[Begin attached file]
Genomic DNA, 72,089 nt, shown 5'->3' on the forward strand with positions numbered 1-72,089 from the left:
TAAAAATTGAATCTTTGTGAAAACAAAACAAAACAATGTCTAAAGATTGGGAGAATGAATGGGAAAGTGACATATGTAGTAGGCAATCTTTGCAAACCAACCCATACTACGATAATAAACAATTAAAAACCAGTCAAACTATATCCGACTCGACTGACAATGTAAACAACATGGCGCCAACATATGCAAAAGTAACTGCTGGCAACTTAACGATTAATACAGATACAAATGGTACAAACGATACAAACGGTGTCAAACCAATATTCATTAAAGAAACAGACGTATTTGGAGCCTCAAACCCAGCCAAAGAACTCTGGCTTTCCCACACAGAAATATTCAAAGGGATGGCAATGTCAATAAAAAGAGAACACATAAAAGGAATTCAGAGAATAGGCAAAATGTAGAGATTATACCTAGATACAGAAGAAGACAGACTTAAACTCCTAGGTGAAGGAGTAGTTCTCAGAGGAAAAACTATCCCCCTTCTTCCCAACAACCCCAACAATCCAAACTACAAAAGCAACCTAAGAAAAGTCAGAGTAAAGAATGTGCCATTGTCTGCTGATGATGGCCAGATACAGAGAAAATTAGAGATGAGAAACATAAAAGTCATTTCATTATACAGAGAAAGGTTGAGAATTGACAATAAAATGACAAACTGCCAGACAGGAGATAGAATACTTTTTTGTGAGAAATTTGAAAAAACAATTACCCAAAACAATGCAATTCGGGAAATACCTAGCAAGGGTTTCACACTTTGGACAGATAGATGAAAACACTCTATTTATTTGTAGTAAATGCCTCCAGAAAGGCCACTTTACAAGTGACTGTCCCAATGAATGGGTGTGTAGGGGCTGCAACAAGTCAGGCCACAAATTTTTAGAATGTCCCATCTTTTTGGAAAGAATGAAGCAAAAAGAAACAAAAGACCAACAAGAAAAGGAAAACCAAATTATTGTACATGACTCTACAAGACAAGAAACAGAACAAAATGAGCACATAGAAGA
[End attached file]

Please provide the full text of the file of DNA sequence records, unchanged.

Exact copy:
Genomic DNA, 72,089 nt, shown 5'->3' on the forward strand with positions numbered 1-72,089 from the left:
TAAAAATTGAATCTTTGTGAAAACAAAACAAAACAATGTCTAAAGATTGGGAGAATGAATGGGAAAGTGACATATGTAGTAGGCAATCTTTGCAAACCAACCCATACTACGATAATAAACAATTAAAAACCAGTCAAACTATATCCGACTCGACTGACAATGTAAACAACATGGCGCCAACATATGCAAAAGTAACTGCTGGCAACTTAACGATTAATACAGATACAAATGGTACAAACGATACAAACGGTGTCAAACCAATATTCATTAAAGAAACAGACGTATTTGGAGCCTCAAACCCAGCCAAAGAACTCTGGCTTTCCCACACAGAAATATTCAAAGGGATGGCAATGTCAATAAAAAGAGAACACATAAAAGGAATTCAGAGAATAGGCAAAATGTAGAGATTATACCTAGATACAGAAGAAGACAGACTTAAACTCCTAGGTGAAGGAGTAGTTCTCAGAGGAAAAACTATCCCCCTTCTTCCCAACAACCCCAACAATCCAAACTACAAAAGCAACCTAAGAAAAGTCAGAGTAAAGAATGTGCCATTGTCTGCTGATGATGGCCAGATACAGAGAAAATTAGAGATGAGAAACATAAAAGTCATTTCATTATACAGAGAAAGGTTGAGAATTGACAATAAAATGACAAACTGCCAGACAGGAGATAGAATACTTTTTTGTGAGAAATTTGAAAAAACAATTACCCAAAACAATGCAATTCGGGAAATACCTAGCAAGGGTTTCACACTTTGGACAGATAGATGAAAACACTCTATTTATTTGTAGTAAATGCCTCCAGAAAGGCCACTTTACAAGTGACTGTCCCAATGAATGGGTGTGTAGGGGCTGCAACAAGTCAGGCCACAAATTTTTAGAATGTCCCATCTTTTTGGAAAGAATGAAGCAAAAAGAAACAAAAGACCAACAAGAAAAGGAAAACCAAATTATTGTACATGACTCTACAAGACAAGAAACAGAACAAAATGAGCACATAGAAGA